How challenge and expectations combine can optimise or compromise the quality and quantity of learning that takes place.
If expectations are unreasonable and the level of challenge too high for pupils at that point in their learning, resentment may build, disillusionment and despondency may set in.
If challenge and expectations are both insufficiently high, pupils can become bored, complacent or lazy, resulting in low attainment.
If expectations are high, but the level of challenge is too low, pupils will graft, the ‘basics’ of presentation, organisation of books, completion of tasks and compliance with instructions will be high, but the work may be misleadingly superficial, lacking depth and complexity – perhaps too much regurgitation and not enough contemplation.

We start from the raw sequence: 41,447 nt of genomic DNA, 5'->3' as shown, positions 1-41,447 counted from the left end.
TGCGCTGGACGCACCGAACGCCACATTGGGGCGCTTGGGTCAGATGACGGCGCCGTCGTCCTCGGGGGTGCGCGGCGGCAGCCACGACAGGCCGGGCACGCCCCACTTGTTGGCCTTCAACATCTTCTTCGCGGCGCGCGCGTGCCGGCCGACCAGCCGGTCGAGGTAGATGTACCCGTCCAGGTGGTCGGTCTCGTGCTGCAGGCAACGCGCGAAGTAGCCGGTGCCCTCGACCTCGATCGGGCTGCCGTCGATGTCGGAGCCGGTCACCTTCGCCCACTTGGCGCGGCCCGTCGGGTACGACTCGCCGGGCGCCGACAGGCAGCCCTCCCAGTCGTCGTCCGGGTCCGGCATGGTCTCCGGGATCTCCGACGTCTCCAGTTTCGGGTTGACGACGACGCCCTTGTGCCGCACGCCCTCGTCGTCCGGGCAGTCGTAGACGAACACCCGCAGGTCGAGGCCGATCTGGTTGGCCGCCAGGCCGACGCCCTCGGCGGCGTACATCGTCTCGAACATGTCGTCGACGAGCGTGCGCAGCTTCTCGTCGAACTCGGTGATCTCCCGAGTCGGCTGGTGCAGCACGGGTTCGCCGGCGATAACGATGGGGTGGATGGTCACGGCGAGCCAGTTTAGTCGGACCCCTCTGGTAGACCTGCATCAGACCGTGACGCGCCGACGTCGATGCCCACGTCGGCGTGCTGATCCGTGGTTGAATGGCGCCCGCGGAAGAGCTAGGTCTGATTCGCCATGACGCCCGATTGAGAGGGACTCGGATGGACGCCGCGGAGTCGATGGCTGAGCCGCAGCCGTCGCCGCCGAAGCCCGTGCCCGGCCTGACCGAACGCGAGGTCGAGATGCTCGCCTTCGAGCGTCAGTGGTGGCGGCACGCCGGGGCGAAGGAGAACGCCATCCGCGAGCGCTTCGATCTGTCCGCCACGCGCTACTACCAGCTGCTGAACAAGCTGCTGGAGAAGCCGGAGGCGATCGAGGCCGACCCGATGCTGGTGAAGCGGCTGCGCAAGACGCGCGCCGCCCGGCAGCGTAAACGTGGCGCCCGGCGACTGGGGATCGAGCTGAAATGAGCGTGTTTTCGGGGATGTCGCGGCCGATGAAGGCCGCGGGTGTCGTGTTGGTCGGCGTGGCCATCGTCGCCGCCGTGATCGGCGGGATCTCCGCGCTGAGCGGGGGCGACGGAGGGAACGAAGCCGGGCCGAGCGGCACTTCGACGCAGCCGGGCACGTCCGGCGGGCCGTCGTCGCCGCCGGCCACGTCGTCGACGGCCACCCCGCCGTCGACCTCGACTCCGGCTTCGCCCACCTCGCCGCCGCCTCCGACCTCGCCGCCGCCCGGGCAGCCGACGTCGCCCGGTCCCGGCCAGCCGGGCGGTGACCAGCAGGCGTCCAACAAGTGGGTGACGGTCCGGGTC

If challenge is high but expectations are low, some self-motivated pupils will fly, thriving on the intellectually demanding questions you ask and having enough independence to keep their notes in order; but many will fall off the bottom, allowed to get away with not contributing, not working hard enough, not handing in their homework, with each lesson they cruise through further suppressing their progress until they simply can’t access the challenges you set because they don’t have the foundations to build upon. Certainly in the early part of my career I made the mistake, not of ensure lessons were appropriately challenging, but in failing to recognise the parallel importance of having equally high expectations of what pupils did in response to that challenge.